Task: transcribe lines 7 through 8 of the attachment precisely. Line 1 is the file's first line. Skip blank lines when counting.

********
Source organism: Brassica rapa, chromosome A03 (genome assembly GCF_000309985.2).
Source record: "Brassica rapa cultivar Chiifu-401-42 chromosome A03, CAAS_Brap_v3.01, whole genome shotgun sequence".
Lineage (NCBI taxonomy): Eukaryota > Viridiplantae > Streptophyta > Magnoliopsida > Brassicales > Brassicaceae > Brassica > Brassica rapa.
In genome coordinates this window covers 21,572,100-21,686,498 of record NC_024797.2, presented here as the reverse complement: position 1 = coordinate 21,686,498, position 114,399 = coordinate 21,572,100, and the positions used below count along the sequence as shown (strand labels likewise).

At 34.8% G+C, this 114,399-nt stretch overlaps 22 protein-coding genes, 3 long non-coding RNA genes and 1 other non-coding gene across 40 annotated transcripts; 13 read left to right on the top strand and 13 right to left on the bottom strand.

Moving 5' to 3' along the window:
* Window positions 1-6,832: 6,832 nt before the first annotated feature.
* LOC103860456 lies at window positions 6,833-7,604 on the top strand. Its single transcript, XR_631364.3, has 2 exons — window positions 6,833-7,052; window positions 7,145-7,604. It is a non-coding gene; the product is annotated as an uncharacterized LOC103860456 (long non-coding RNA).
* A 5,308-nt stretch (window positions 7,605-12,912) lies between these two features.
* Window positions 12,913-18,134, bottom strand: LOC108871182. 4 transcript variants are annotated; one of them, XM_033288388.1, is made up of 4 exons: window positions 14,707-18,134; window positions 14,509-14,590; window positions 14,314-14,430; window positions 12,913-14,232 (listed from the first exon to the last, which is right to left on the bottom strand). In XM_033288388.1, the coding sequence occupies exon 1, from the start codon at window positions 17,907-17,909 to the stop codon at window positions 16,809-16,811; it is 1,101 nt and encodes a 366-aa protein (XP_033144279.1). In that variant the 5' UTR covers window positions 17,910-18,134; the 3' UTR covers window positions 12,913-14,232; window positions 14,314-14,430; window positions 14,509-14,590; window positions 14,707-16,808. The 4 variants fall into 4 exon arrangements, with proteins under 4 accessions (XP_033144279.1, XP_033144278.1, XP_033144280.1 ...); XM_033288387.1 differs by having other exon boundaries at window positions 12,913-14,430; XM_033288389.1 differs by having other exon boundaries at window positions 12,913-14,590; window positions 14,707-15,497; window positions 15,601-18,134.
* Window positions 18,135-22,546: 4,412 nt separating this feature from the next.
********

* Window positions 1-6,832: 6,832 nt before the first annotated feature.
* LOC103860456 lies at window positions 6,833-7,604 on the top strand. Its single transcript, XR_631364.3, has 2 exons — window positions 6,833-7,052; window positions 7,145-7,604. It is a non-coding gene; the product is annotated as an uncharacterized LOC103860456 (long non-coding RNA).